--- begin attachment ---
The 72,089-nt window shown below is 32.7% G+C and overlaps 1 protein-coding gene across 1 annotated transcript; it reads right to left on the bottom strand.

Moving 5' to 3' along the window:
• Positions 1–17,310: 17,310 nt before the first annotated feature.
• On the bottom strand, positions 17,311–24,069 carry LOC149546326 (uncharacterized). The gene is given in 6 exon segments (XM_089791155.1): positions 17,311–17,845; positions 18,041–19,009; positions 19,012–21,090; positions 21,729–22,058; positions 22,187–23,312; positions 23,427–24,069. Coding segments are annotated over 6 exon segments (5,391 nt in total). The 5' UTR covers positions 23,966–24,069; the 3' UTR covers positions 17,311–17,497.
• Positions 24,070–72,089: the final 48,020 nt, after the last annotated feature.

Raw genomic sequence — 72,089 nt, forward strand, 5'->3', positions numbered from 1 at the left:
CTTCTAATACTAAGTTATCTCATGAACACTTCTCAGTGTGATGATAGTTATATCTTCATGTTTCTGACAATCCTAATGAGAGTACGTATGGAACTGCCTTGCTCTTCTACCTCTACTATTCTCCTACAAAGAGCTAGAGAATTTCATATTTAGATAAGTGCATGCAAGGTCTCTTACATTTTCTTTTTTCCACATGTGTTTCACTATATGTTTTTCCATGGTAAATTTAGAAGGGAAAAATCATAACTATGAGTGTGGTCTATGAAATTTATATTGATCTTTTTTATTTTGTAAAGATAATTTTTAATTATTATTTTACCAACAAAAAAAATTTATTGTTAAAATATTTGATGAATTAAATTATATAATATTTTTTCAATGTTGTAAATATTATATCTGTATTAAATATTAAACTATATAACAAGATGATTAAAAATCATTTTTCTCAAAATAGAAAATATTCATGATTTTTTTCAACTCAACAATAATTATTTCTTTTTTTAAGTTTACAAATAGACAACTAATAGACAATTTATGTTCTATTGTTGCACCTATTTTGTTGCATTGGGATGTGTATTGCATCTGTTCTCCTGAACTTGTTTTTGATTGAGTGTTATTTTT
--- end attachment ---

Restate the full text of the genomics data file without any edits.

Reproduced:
The 72,089-nt window shown below is 32.7% G+C and overlaps 1 protein-coding gene across 1 annotated transcript; it reads right to left on the bottom strand.

Moving 5' to 3' along the window:
• Positions 1–17,310: 17,310 nt before the first annotated feature.
• On the bottom strand, positions 17,311–24,069 carry LOC149546326 (uncharacterized). The gene is given in 6 exon segments (XM_089791155.1): positions 17,311–17,845; positions 18,041–19,009; positions 19,012–21,090; positions 21,729–22,058; positions 22,187–23,312; positions 23,427–24,069. Coding segments are annotated over 6 exon segments (5,391 nt in total). The 5' UTR covers positions 23,966–24,069; the 3' UTR covers positions 17,311–17,497.
• Positions 24,070–72,089: the final 48,020 nt, after the last annotated feature.

Raw genomic sequence — 72,089 nt, forward strand, 5'->3', positions numbered from 1 at the left:
CTTCTAATACTAAGTTATCTCATGAACACTTCTCAGTGTGATGATAGTTATATCTTCATGTTTCTGACAATCCTAATGAGAGTACGTATGGAACTGCCTTGCTCTTCTACCTCTACTATTCTCCTACAAAGAGCTAGAGAATTTCATATTTAGATAAGTGCATGCAAGGTCTCTTACATTTTCTTTTTTCCACATGTGTTTCACTATATGTTTTTCCATGGTAAATTTAGAAGGGAAAAATCATAACTATGAGTGTGGTCTATGAAATTTATATTGATCTTTTTTATTTTGTAAAGATAATTTTTAATTATTATTTTACCAACAAAAAAAATTTATTGTTAAAATATTTGATGAATTAAATTATATAATATTTTTTCAATGTTGTAAATATTATATCTGTATTAAATATTAAACTATATAACAAGATGATTAAAAATCATTTTTCTCAAAATAGAAAATATTCATGATTTTTTTCAACTCAACAATAATTATTTCTTTTTTTAAGTTTACAAATAGACAACTAATAGACAATTTATGTTCTATTGTTGCACCTATTTTGTTGCATTGGGATGTGTATTGCATCTGTTCTCCTGAACTTGTTTTTGATTGAGTGTTATTTTT